EnvironmentalChemistry.com is a publication of J.K. Barbalace, inc., which is wholly responsible for its content. J.K. Barbalace, inc. is a privately held company, which is owned by Julia & Ken Barbalace. The editorial staff for EnvironmentalChemistry.com consists of:
Ken first created what became EnvironmentalChemistry.com while he was studying at the University of Alaska Fairbanks. Ken is responsible for all editorial and operational decisions as well as all all programing on EnvironmentalChemistry.com. Ken can be contacted at:
Roberta brings her many years of experience in the hazardous waste transportation industry and teaching college chemistry and environmental courses to EnvironmentalChemistry.com. She not only contributes many of the articles on this site, but edits and evaluates articles contributed by guest writers.
Julia, who is originally from the Yekaterinburg region of Russia, assists with research, data collection and copy editing. Julia holds a BA in English and in addition to copy editing articles for EnvironmentalChemistry.com, is an English-Russian translator and interpreter.
EnvironmentalChemistry.com's mission is to be an educational site that makes the subject of chemistry a little less daunting to the average student. It is our desire to make this site as classroom friendly as possible so that it can help students have a positive learning experience. Along the way, we hope to encourage more students to take an interest in chemistry, environmental issues and science in general.
Originally called YOGI'S Behemoth, EnvironmentalChemistry.com first went on line on October 22, 1995 while Ken Barbalace, its founder, was a student at the University of Alaska Fairbanks. From this modest beginning, this site has grown into a well respected and very informative resource on the topics of chemistry, environmental issues and hazardous materials transportation. Today EnvironmentalChemistry.com is a highly respected and referenced website that is linked to by tens of thousands of webpages and used by professionals and in classrooms around the world on a daily basis.
The chemistry section of this site revolves around a very detailed periodic table of elements that has been extensively researched and cross checked for accuracy. As with the rest of the site both the periodic table and the chemistry section are on going projects with research constantly taking place in an effort to both enlarge this section as well as ensure the accuracy of material already provided.
The environmental section of this site consists of articles addressing important issues we face as a society. As environmental issues are often open to great debate and exaggeration by various interests, extra care is taken to ensure that these articles are balanced, objectively written and based on materials drawn from reliable sources. In addition bibliographies and related readings are provided with these articles to aid in further research on a given subject.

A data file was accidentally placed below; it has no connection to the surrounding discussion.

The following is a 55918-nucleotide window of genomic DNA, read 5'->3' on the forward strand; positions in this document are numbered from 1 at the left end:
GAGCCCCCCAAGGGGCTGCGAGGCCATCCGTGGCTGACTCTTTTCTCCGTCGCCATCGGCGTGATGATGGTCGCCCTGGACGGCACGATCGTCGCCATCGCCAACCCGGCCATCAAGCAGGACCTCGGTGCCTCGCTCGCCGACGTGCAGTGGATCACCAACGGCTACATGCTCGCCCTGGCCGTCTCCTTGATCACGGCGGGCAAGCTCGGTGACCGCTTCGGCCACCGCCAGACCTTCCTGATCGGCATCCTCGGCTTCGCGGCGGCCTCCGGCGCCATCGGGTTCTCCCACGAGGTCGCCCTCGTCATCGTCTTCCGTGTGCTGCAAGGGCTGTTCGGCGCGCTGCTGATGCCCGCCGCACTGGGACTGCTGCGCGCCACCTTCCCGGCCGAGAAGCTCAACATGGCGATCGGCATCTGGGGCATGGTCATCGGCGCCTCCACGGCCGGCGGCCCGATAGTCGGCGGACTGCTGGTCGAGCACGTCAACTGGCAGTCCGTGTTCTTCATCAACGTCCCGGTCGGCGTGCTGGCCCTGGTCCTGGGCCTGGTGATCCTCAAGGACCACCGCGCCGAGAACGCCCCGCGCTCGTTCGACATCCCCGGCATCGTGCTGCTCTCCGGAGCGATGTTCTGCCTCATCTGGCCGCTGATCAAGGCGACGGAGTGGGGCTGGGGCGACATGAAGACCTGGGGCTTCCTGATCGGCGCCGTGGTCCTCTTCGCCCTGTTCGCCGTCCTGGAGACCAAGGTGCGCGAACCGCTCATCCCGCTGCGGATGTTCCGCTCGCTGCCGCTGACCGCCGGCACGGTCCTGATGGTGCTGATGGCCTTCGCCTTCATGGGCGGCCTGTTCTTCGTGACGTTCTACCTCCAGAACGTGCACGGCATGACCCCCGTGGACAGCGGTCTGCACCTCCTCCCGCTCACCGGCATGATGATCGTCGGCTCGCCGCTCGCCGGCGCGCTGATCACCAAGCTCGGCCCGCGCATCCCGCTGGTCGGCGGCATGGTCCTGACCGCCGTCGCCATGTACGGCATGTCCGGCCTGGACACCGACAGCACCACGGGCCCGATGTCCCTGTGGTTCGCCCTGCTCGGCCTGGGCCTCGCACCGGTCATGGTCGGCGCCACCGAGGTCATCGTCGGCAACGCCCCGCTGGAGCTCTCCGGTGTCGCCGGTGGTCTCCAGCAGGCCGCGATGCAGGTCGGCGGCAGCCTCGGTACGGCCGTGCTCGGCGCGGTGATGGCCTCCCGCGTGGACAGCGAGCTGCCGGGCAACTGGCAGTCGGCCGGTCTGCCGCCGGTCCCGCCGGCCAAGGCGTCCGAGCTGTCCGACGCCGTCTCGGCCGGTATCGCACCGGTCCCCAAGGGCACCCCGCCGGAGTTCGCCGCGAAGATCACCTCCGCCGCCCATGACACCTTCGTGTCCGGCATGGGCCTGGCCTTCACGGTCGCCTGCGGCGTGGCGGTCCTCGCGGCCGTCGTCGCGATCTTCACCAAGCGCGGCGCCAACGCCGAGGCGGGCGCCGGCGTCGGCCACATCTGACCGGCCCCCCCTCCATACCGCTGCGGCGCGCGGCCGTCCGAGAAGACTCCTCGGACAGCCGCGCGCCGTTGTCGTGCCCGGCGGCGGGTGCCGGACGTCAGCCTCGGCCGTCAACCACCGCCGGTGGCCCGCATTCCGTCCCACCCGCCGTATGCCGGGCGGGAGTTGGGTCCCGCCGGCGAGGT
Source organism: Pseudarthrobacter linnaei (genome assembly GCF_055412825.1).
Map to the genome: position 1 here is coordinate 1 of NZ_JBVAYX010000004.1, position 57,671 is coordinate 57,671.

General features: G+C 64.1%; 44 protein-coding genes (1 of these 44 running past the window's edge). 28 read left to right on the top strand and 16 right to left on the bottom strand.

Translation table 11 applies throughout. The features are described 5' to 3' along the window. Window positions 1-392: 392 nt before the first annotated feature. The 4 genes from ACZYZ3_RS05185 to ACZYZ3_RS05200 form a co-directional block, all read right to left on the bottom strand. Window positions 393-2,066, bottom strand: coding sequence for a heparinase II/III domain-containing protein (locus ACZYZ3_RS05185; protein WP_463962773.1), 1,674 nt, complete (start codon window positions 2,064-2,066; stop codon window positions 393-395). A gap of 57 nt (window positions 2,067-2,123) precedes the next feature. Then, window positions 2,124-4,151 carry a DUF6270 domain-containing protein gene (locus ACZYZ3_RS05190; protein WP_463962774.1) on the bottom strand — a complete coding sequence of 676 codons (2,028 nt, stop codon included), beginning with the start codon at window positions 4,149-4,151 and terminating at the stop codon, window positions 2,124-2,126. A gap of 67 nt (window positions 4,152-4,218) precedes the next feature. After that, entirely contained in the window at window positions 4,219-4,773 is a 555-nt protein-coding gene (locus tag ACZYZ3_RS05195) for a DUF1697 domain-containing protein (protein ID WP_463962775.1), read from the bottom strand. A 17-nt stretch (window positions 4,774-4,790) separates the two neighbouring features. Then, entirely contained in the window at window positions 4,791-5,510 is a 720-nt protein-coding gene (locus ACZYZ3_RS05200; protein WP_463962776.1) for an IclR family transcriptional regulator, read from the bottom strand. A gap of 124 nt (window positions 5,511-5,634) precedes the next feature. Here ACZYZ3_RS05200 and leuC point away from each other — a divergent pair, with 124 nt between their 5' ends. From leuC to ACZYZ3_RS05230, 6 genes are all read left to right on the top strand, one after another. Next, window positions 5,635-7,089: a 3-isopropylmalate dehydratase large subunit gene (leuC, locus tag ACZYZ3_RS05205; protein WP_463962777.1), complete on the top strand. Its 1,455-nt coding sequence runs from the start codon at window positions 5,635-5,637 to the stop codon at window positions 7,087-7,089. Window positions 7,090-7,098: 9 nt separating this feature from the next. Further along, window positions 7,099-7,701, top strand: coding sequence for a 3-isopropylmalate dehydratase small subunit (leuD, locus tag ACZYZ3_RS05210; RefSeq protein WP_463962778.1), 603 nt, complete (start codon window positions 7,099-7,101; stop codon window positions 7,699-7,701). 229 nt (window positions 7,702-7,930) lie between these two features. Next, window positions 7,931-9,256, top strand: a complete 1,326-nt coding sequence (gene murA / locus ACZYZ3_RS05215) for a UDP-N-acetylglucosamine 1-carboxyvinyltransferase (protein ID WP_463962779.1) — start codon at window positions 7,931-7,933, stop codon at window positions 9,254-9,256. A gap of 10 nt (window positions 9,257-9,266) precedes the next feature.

Our go green" section focuses on real world home projects that demonstrate different ways to reduce energy consumption and/or carbon footprint or just be nicer to the environment. In time our goal is to feature many different green projects from new home construction, to home renovation projects, to basic home maintenance to home garden projects.
The hazardous materials transportation section of this site focuses on United States federal regulations and attempts to help guide individuals in the right direction in regards understanding how they affect transportation. As this section is based on federal regulations, citations to applicable regulations are provided throughout these articles and resources. These materials shouldn't be taken as an authoritative interpretation of the regulations, rather they should be used as a general guide and the referenced citation should always be referred to when trying to determine regulatory compliance.
If you are an educator, and would like to use EnvironmentalChemistry.com in your classroom or refer your students to it for their studies, please by all means do so. We just ask that you do not republished on another website, rather all pages MUST be pulled directly from our server (EnvironmentalChemistry.com).
If you would like to use printed copies of any of the web pages on this site, you may do so and all pages are designed to be printer friendly. When printing these pages for use as handouts, we simply ask that you follow these two guidelines:
This site designed with the student in mind, so rest assured that all pages on this site are suitable for general audiences.
As with any web site, EnvironmentalChemistry.com relies on some source of funding to keep it on the Internet as well as to allow for its expansion. As this site does not have a wealthy benefactor, it must rely on banner advertising to generate the revenue needed for its operational expenses and existence. Great care is taken to ensure that the advertising placed on this site is suitable for a general audience, and that the advertisers' sites are actually of value to visitors of this site and that it is not obnoxious in nature.
There is a lot of unsubstantiated junk on the Internet and anyone can post anything without regards to factual accuracy and without documenting their sources. As such we believe it is important to include bibliographies along with articles that are published on this site. We feel this aids the reader in finding more information on the topic of the article and helps them to evaluate the quality of articles we publish. Except in extremely rare instances we avoid the use of anonymous sources.